Despite this article’s snappy headline, I don’t think you should literally forget the State Pension. Indeed, the government’s provision for your finances in your senior years can form an important part of your retirement planning. So, whatever you do, don’t forget to claim it when the time comes!
The State pension age is changing
However, the time for claiming the State Pension is moving further away, as previously flagged by the government. The days of getting it at age 65 are gone. Those retiring now must be 66 to get it. I won’t reach my State Pension age until I’m 67. People younger than me will have to wait until 68. And the government is on course to push the State Pension age even higher.
But it could be worth waiting for. Indeed, the full new State Pension is £175.20 per week, which works out at just over £8,954 per year. However, the actual amount you get depends on your national insurance record. But historically, those with a patchy record of national insurance contributions on reduced State Pensions have often been eligible for top-up benefits.
Given all the financial strain in the economic system, though, I wouldn’t want to rely on the possibility of top-up benefits when I retire. Indeed, they may not be there to have. And the State Pension by itself is a meagre amount of money to survive on even you qualify for the full amount.
It’s a good idea to build your own retirement pot to provide an income in retirement alongside your State Pension. Of course, many people do that with a workplace pension, a personal pension or a Self-Invested Personal Pension (SIPP), or perhaps all three. And that’s a good idea. Pensions of all kinds give you tax relief on the money you invest in them, and it’s worth having. And workplace pensions are particularly smart because your employer often puts money in for you on top of your own contributions.
Aiming for a million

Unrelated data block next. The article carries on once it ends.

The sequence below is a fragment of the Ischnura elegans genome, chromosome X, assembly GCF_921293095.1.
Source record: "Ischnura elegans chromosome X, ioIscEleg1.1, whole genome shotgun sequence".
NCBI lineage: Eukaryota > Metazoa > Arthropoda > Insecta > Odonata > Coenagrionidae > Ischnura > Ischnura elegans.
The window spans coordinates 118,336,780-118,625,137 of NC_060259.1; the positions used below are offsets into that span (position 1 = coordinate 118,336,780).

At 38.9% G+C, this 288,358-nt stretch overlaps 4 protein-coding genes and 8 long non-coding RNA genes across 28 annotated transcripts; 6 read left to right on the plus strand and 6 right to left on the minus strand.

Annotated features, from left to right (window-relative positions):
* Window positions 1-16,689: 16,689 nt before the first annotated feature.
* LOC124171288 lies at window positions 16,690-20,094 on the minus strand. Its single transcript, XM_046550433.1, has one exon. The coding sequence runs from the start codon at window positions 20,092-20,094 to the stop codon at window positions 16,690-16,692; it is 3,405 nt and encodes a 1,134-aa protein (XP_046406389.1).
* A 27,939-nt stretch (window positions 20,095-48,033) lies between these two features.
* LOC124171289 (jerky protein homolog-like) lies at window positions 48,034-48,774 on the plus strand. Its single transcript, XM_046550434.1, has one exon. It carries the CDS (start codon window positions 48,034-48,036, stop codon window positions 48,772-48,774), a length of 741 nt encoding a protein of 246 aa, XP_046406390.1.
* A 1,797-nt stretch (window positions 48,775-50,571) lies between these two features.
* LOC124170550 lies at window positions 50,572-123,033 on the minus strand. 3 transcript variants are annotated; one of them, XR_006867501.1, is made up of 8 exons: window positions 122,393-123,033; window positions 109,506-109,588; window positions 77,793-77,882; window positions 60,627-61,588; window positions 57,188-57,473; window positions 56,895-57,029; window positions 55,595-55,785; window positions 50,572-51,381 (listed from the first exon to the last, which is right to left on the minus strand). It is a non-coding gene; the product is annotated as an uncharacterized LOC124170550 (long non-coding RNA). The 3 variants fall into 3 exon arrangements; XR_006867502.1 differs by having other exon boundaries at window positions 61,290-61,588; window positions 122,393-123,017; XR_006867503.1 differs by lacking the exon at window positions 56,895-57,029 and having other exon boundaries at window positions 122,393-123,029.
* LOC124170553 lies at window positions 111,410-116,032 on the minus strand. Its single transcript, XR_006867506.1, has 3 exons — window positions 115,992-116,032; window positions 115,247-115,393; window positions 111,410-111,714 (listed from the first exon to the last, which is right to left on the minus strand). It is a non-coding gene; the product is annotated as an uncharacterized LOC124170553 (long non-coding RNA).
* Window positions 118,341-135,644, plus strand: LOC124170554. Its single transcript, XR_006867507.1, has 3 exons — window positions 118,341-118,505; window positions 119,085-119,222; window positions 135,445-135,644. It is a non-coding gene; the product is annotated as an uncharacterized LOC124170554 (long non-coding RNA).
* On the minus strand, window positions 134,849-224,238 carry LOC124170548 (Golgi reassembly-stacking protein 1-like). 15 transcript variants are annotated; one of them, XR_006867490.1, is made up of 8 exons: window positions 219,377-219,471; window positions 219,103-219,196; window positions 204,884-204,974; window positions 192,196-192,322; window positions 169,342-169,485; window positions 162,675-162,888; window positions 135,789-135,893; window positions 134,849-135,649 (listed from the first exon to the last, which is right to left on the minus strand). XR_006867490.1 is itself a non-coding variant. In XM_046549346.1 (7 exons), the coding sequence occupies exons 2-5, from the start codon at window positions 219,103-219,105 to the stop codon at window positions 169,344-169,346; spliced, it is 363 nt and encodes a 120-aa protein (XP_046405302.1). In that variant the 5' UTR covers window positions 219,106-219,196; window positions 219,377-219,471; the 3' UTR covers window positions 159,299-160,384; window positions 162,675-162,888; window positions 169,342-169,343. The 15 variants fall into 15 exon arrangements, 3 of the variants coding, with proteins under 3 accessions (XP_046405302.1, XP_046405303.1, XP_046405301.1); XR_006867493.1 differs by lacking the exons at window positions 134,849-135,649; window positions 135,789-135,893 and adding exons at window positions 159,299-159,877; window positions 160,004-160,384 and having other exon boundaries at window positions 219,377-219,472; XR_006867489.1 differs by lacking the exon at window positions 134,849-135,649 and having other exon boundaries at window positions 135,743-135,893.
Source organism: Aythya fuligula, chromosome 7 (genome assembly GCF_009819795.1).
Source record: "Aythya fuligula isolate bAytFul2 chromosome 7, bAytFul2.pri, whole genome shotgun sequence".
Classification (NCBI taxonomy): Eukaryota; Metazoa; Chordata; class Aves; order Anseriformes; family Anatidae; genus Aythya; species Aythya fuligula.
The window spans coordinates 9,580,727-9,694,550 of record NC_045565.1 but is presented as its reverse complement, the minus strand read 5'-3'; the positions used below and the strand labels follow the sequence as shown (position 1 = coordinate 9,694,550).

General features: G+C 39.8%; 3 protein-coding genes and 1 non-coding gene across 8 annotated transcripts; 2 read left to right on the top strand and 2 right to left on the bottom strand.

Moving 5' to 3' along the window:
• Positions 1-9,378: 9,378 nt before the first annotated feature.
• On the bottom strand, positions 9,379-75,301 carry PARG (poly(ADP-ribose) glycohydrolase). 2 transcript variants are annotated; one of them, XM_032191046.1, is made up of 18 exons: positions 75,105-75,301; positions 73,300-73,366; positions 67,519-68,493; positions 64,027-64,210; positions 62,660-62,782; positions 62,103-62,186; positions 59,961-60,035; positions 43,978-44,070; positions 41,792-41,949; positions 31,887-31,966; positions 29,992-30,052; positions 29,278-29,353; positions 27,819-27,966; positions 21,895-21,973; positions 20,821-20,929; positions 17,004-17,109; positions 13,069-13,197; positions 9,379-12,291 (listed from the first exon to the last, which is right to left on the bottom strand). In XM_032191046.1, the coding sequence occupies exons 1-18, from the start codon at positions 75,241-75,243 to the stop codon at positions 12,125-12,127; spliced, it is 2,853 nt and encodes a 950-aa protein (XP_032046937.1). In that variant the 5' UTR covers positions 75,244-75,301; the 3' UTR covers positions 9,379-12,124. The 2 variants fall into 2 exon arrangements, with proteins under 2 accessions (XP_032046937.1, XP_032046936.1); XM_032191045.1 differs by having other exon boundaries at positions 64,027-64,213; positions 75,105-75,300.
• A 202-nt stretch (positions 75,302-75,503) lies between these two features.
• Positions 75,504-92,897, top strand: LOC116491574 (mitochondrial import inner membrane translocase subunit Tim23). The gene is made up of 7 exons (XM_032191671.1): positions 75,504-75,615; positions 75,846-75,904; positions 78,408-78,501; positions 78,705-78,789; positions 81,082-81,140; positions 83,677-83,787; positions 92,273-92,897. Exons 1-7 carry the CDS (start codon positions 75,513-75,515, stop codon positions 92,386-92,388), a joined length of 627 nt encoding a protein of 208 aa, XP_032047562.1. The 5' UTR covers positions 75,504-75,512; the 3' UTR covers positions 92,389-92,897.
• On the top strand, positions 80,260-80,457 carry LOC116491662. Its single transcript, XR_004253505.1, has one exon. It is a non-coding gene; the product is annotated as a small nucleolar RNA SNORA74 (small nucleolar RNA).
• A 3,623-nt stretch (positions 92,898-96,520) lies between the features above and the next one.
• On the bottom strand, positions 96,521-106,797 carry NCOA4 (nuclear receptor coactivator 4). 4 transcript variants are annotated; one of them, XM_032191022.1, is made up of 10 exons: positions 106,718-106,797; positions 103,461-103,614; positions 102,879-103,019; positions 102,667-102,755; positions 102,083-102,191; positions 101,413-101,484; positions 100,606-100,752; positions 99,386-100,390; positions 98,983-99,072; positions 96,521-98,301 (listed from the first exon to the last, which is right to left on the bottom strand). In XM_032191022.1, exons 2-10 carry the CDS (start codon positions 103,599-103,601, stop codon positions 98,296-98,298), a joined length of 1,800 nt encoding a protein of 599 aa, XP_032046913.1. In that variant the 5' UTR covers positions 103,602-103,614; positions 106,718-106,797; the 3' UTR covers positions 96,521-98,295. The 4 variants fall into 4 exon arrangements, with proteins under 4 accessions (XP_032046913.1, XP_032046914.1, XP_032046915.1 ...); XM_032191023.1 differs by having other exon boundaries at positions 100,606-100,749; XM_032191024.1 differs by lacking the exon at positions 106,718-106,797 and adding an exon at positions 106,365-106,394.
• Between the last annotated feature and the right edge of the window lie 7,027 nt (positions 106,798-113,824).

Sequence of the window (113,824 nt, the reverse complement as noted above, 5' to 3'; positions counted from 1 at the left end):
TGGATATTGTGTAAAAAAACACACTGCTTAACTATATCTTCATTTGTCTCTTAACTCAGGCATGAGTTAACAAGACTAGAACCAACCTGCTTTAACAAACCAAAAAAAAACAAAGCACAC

But it’s worth considering building up an investment pot within a Stocks and Shares ISA too. You’ve probably heard stories about the UK’s growing army of ISA millionaires. Indeed, by investing regularly and choosing investments carefully, hundreds of people have built their Stocks and Shares ISA accounts up to and beyond the magic million. And that would be ideal for providing a decent income in retirement for most folk.
Currently, the annual ISA allowance is £20,000 per year. And that means up to £20k and all your investment gains can be sheltered from tax. Even if you can’t put as much as that into your ISA, regular deposits will help you build up a sizeable nest egg. So, I’d set up a monthly transfer and aim to compound my investments so the balance grows over time. Indeed, historically, shares in aggregate have out-performed all other major asset classes over time. So, if you invest in shares and share-backed vehicles such as funds you’ll stand a good chance of growing your savings for retirement.
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Kevin Godbold has no position in any share mentioned. The Motley Fool UK has no position in any of the shares mentioned. Views expressed on the companies mentioned in this article are those of the writer and therefore may differ from the official recommendations we make in our subscription services such as Share Advisor, Hidden Winners and Pro. Here at The Motley Fool we believe that considering a diverse range of insights makes us better investors.